Certainty is death

I told a writerly friend, a couple decades ago, that the only thing interesting enough to write about is doubt.

She asked me if I was sure.

I have been certain about so many different things over the years. Each certainty has in turn fallen away. What was frightening at first has become exhilarating.

Certainty is a shell that surrounds your world view, like a layer of plaster smeared onto a balloon and allowed to dry. It provides an illusory sense of security. It also constricts and confines. It prevents movement and expansion.

And it’s self-healing, once you apply it. The wonks say that the more certain a person is about something — a political conspiracy or a religious tenet or the surpassing danger of genetically modified food or the complete safety of genetically modified food — the more likely that person is to dismiss evidence to the contrary.

No philosophical tendency is immune to this. Which might be why I’ve been accused of being a shill for coal companies and extreme green groups by people responding to the same article.

Any bit of nuance is a threat to certainty. Certainty requires a clean, uncomplicated surface: no speckles of data that don’t quite fit, no tiny fractal eddies of facts that seem to contradict one another. I call it “poikilophobia,” the fear of complexity, from the Greek ποικίλος, meaning “diverse.” Fear of philosophical messiness, of nuance.

A friend sent me a link yesterday to a video about vulnerability. It’s good and you should watch it. And I began to think about how in the common American parlance, the word “vulnerability” has come to mean something along the lines of “feeling bad if people are mean to you.” Same goes for “sensitivity.”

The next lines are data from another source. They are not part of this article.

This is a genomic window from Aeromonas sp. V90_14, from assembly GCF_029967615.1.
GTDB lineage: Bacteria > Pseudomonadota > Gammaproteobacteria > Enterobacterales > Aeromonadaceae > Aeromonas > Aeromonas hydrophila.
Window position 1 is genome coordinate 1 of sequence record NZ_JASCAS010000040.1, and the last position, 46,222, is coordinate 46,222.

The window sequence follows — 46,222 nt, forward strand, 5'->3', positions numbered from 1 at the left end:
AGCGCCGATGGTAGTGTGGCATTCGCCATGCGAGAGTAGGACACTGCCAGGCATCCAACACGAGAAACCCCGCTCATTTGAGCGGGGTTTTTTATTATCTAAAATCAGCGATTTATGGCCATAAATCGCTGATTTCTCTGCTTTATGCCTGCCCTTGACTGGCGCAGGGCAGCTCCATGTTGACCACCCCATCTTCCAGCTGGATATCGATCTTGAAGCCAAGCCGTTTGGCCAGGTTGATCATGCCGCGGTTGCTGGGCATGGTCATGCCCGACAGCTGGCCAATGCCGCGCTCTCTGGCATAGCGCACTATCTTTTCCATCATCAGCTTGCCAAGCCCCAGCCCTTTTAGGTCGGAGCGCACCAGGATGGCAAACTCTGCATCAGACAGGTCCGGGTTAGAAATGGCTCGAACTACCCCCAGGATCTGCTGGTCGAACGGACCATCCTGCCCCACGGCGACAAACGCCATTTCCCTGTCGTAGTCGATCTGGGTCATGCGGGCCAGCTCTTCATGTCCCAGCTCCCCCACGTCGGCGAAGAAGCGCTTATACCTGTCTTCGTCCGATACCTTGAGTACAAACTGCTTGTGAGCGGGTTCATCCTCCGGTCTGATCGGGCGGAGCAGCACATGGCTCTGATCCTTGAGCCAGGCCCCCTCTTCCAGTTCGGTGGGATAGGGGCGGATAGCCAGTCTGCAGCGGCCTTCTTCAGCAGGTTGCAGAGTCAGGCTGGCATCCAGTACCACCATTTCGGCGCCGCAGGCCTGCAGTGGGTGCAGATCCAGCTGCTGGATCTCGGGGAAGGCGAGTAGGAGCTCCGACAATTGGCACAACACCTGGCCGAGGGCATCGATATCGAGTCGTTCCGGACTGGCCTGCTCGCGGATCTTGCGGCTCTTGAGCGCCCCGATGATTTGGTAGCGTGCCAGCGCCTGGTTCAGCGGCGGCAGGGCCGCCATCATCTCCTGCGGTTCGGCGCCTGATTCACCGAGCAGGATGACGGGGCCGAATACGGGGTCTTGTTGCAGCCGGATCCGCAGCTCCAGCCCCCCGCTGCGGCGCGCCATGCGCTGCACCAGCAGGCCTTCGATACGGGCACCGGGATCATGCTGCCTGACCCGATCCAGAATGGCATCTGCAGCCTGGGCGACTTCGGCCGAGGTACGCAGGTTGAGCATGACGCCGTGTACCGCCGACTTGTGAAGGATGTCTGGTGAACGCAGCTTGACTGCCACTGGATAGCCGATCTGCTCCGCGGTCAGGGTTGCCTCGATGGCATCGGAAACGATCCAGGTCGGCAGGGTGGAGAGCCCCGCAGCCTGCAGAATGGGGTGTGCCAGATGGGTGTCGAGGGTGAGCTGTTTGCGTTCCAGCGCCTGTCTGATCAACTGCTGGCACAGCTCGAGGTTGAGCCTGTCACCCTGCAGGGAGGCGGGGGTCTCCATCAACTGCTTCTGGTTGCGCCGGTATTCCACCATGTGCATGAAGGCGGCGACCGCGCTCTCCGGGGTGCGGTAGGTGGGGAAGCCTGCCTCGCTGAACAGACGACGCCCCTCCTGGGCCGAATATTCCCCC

But I think we miss a lot when we cast vulnerability only in that sense of requiring others to tiptoe around your important feelings. We miss out if we are not vulnerable to new information, sensitive to contrary bits of data.

Certain certainties are a necessary baseline for living in the world. I am certain that all people deserve to be treated kindly. I am certain that we as a species are not more important than all the other species in the world combined. I am certain that I wish to limit the harm I cause and I am certain that I wish to be loved. I am certain that all of us furred finned fanged fungal or foliaged multicellular organisms are kin. I am certain that if I drop my phone in the bath I will need a new one.

I am certain that I will rethink some of my certainties before long.

Breaking that shell of plaster lets the light in. How wonderful to feel the breeze on the back of your neck again, to shed a layer of outmoded certainty like a snake its old skin. What dreadful confinement to have everything figured out so tidily, to fit each mindblowing wonder into its little box and to discard those wonders too ungainly to fit.